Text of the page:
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National Republicans are stepping up their efforts to persuade former U.S. Rep. Mayra Flores to run for her old seat in South Texas.
The National Republican Congressional Committee is recruiting Flores to make a comeback bid after U.S. Rep. Vicente Gonzalez, D-McAllen, defeated her last year in Texas’ 34th Congressional District. The NRCC has named the seat a target for the 2024 election — its only in Texas — but Flores has not revealed yet whether she will try again.
The NRCC commissioned a poll in late May that found Flores tied with Gonzalez. A polling memo first shared with The Texas Tribune said Flores “has already proven she can win, and new polling shows she remains popular.” The memo touted the district as one of Republicans’ best pickup opportunities nationwide.
Flores said in a statement she is “praying about [a 2024 campaign] with my family, friends, and supporters, and will make a decision soon.”
“Conservatives in South Texas achieved historic gains in the 2022 election cycle, but there is still more work to do,” Flores said. “These poll results are very encouraging, and I deeply appreciate the NRCC's belief in our movement.”
Democrats dismissed Flores' chances in a 2024 bid.
"While the NRCC tries to convince Flores to run with dubious polling, the 2022 results speak for themselves," tweeted CJ Warnke, a spokesperson for House Majority PAC, adding that the 34th District "rejected [Flores'] extremism."
Flores flipped the seat in a June 2022 special election, a major breakthrough as the GOP was zeroing in on predominantly Hispanic South Texas. But redistricting made the seat more favorable to Democrats for the November election, and Gonzalez ousted Flores in a bitter battle.
Still, the NRCC sees Flores as uniquely capable of making the general election competitive. Although Flores lost to Gonzalez by 9 percentage points, she almost cut in half Donald Trump’s 2020 deficit in the redrawn district.
The poll found Flores is tied with Gonzalez in a hypothetical matchup, 42% to 42%, with 16% undecided. She leads 50% to 31% with independents. The polling memo showed Flores has a net positive favorability rating of 14 points. It did not include any information on Gonzalez’s image.
The GOP learned last cycle that South Texas can be difficult to poll. In the final weeks of the election, national GOP operatives expressed optimism about flipping as many as three seats in South Texas but captured only one.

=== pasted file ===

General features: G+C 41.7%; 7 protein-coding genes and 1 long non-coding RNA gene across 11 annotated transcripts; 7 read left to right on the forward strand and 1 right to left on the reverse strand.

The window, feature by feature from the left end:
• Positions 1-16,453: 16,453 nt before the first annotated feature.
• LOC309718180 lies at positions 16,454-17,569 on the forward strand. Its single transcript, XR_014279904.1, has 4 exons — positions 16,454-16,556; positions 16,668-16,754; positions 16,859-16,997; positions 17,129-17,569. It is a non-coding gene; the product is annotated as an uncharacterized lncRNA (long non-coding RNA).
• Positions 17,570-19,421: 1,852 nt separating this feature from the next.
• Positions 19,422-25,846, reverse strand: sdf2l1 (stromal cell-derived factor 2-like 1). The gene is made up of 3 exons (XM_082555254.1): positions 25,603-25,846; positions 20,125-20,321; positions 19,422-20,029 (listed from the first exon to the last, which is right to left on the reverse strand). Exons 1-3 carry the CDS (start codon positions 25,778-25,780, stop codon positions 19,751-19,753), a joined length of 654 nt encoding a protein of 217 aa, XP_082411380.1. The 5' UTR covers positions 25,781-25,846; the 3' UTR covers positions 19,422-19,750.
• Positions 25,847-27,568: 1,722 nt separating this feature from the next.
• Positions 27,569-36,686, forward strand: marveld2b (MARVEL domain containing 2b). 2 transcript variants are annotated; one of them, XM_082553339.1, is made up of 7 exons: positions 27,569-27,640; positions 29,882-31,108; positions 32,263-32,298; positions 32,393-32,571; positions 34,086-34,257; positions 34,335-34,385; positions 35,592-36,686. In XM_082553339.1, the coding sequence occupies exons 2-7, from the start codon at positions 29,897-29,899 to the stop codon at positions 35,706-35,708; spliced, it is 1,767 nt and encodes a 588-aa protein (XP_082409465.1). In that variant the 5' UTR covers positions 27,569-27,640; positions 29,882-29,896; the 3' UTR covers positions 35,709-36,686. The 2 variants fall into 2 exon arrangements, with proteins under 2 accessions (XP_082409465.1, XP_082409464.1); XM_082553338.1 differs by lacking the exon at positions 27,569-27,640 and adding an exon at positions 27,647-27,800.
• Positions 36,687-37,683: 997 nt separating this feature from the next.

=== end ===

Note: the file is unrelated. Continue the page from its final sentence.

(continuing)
Flores’ loss was perhaps the toughest for Republicans given her rising-star status after winning the special election months earlier. On the night of the November election, Flores lamented on Twitter that “the RED WAVE did not happen.”
Flores teased a comeback campaign shortly after her loss but has been quieter since about her plans. She has said she has enjoyed spending more time with family, and she has taken a few new jobs, including working for the Texas Public Policy Foundation, the Austin-based conservative think tank.
The 2024 Republican primary for the 34th District already includes Mauro Garza, a self-funding businessman who placed second in the 2022 primary for the neighboring 15th District. Garza has already run TV ads in the district and recently announced the endorsement of Joe Arpaio, the former Arizona sheriff and immigration hardliner.
Luis Cabrera, a Harlingen pastor who helped with Flores’ 2022 campaigns, has said he is preparing to run if she does not; he will support her if she does.
Carlos Cascos, the former Texas secretary of state and Cameron County judge, has been considering a run too. He said Wednesday he will decide after Labor Day.
The NRCC poll was conducted from May 24-26 by 1892, a national political consulting firm. The firm interviewed 439 likely general-election voters in the 34th District using a combination of live calls and text messages to cell phones. The margin of error was plus-or-minus 4.67 percentage points.
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